Called the Cities of the Dead, folks come from all over the world to marvel at our burial sites. Being below sea level with a water table extraordinarily high, we have to place our loved ones above ground. With grave sites dating back to the 1700’s and continuing in tradition to modern times, the true crypt enthusiast will find plenty to investigate. This extensive list can occupy one’s entire trip once you get lost in the maze of mausoleums that both awe with architecture and spellbind with the air of mystery. Perhaps the only city I know where spirits will actually hang out graveside; New Orleans puts death on display.
St. Louis Cemetery No. 1 – Considered the most haunted cemetery in the country, St. Louis Cemetery was established in 1789 in what was then known as the “back of town” area of the French Quarter. It was undeveloped and served as the best area to discard of the many who had succumbed to the high mortality rate of life in the early days of New Orleans. About one square city block in size, it is home to hundreds of thousands of remains, as tradition calls for crypts to be reused each year. I have spent considerable time there and am always awed by the paranormal energy that can be felt. Thought to be the home of the tomb of Voodoo Queen Marie Laveau, many visitors leave gifts for her in hope of magical aid assisting them from the grave. I personally feel that it is her daughter and namesake, also a great voodoo priestess, whose presence is most evident.
St. Roch Cemetery – One of the strangest features of this neatly kept collection of crypts is the result of numerous pilgrimages from the faithful hoping to receive healing from the patron St. Roch. Centrally located is the Chapel built by Father Thevis in thanks for deliverance from one of the frequent yellow fever epidemics. Those whose prayers have been answered are known to place mementos of their healing in the chapel, such as old leg braces or replicas of body parts.
Lafayette Cemetery No. 1 - Built in 1833, by the early 1850s it was filled to capacity after a widespread outbreak of yellow fever killed tens of thousands city wide. Nestled in the lovely Garden District, you will notice the shift in light and temperature that is typically associated with paranormal phenomena. People often report seeing shadows moving and the physical sensations of spirit activity.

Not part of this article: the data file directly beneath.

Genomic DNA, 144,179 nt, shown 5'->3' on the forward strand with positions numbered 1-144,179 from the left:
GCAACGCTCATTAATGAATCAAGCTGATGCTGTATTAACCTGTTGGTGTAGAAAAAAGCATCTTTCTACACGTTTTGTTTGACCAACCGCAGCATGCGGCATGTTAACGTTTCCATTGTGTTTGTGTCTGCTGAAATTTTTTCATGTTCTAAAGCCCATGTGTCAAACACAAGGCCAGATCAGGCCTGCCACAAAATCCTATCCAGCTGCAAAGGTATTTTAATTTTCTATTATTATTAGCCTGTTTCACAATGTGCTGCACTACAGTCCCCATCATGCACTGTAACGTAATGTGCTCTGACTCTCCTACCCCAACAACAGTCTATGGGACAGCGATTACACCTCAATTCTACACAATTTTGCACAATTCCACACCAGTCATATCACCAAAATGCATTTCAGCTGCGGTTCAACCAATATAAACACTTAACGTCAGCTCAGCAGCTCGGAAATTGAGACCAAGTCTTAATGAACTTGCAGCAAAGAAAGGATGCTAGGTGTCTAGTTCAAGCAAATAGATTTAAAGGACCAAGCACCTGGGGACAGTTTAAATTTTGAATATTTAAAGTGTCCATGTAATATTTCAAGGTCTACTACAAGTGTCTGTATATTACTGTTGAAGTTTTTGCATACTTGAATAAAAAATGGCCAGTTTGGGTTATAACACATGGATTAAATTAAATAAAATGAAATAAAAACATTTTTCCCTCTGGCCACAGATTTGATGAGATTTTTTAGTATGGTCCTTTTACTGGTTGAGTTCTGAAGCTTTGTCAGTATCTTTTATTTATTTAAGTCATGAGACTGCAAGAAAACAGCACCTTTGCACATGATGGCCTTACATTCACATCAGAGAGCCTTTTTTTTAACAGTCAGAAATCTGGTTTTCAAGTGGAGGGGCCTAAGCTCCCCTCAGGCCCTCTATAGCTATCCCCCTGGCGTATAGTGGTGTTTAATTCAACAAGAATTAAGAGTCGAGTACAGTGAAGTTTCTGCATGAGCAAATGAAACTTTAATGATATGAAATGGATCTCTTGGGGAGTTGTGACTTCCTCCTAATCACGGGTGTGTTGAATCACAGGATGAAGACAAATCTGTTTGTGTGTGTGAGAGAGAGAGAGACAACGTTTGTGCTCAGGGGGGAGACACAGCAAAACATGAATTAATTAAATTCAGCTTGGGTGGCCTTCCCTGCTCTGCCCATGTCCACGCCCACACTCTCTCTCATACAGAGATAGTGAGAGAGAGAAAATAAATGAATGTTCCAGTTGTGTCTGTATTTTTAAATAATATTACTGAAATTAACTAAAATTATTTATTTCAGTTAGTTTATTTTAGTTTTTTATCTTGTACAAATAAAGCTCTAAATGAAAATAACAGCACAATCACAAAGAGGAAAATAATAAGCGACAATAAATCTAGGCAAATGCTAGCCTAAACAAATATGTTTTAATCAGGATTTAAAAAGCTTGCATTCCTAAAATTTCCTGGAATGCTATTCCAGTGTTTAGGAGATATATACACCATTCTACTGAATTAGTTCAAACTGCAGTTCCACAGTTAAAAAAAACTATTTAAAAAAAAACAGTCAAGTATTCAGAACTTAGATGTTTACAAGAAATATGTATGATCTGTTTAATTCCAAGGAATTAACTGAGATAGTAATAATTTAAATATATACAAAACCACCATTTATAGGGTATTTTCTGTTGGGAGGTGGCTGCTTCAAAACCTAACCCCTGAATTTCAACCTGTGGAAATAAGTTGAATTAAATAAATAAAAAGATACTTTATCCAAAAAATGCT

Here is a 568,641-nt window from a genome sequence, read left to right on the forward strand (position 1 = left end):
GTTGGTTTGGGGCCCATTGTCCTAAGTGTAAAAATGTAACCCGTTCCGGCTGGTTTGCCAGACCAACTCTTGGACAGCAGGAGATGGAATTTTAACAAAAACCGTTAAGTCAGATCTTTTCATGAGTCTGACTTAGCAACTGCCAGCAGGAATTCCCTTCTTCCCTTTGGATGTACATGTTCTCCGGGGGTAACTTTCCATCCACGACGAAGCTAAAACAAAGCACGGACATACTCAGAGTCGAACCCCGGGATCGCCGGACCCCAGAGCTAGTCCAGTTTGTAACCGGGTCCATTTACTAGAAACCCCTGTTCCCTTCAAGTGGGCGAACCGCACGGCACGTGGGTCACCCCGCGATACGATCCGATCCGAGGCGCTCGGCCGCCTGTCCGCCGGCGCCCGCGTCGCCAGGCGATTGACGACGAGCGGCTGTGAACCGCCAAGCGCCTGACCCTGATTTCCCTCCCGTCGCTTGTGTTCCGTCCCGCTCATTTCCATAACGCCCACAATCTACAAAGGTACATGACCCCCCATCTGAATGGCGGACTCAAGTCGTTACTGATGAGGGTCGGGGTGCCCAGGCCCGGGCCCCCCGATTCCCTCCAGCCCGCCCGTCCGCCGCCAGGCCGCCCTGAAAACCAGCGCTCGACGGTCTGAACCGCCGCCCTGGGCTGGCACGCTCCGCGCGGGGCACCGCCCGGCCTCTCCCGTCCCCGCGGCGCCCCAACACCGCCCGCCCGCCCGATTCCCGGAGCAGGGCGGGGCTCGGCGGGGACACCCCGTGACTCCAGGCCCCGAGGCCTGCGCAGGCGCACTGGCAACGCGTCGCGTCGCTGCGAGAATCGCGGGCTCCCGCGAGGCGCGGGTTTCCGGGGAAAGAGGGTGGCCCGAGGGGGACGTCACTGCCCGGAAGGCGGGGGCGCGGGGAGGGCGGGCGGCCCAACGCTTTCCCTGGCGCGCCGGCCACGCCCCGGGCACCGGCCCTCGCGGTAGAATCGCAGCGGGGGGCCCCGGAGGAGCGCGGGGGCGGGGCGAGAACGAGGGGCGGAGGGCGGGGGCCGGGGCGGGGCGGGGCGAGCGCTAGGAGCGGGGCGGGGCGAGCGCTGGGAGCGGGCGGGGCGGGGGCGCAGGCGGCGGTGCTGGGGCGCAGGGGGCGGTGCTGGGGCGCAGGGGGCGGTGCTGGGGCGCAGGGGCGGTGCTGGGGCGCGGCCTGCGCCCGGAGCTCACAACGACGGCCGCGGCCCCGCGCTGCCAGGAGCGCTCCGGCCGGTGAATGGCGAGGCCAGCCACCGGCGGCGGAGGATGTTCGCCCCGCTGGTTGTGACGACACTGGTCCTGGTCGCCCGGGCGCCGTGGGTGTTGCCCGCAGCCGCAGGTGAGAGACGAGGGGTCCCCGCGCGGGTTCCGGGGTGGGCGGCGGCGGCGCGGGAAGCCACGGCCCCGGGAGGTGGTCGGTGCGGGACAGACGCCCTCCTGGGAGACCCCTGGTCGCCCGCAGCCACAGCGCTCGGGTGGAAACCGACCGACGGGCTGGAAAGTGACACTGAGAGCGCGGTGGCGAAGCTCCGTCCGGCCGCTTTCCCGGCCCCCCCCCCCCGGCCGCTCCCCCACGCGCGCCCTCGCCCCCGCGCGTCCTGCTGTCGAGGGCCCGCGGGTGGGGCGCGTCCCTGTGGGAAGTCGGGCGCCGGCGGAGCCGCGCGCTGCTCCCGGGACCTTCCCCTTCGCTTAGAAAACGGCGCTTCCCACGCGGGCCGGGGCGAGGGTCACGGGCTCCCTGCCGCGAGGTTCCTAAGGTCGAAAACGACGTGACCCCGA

Holt Cemetery – This is one of New Orleans pauper’s cemeteries and the only one that is in-ground burial. Many families of these departed hadn’t the money to provide the typical above ground mausoleums and crypts so they did the best with what they had. The most striking qualities of this location are the homemade tombs stones and personal decorations that adorn each gravesite. The paranormal energy is palpable as you can truly feel many of the sad stories that fill this spot of earth.
Odd Fellows Rest – Established by a secret benevolent society called “The Independent Order of Oddfellows” in 1847, the burials here began with a parade led by two circus bandwagons and a funeral cart with a huge sarcophagus. The members of this organization rounded up a number of their deceased brotherhood and, displacing their remains, brought them and reburied them in a groundbreaking ceremony. Rusty and rickety, this cemetery fits its name well and guarantees an odd feeling. Photographers can catch a lot of orbs.
Metairie Lakelawn Cemetery – Previously the site of a race course, Metairie Lakelawn cemetery is home to some of the grandest mausoleums in the world. When New Orleans was one of the countries richest cities, the nouveau riche spared no expense in creating their eternal homes. They commissioned great architects and stone cutters and the results are breathtaking. It is rumored that when Author Anne Rice’s husband passed, she had a million dollar mausoleum erected here. I believe that the beauty and magnificence of the architecture is what keeps many a spirit lingering.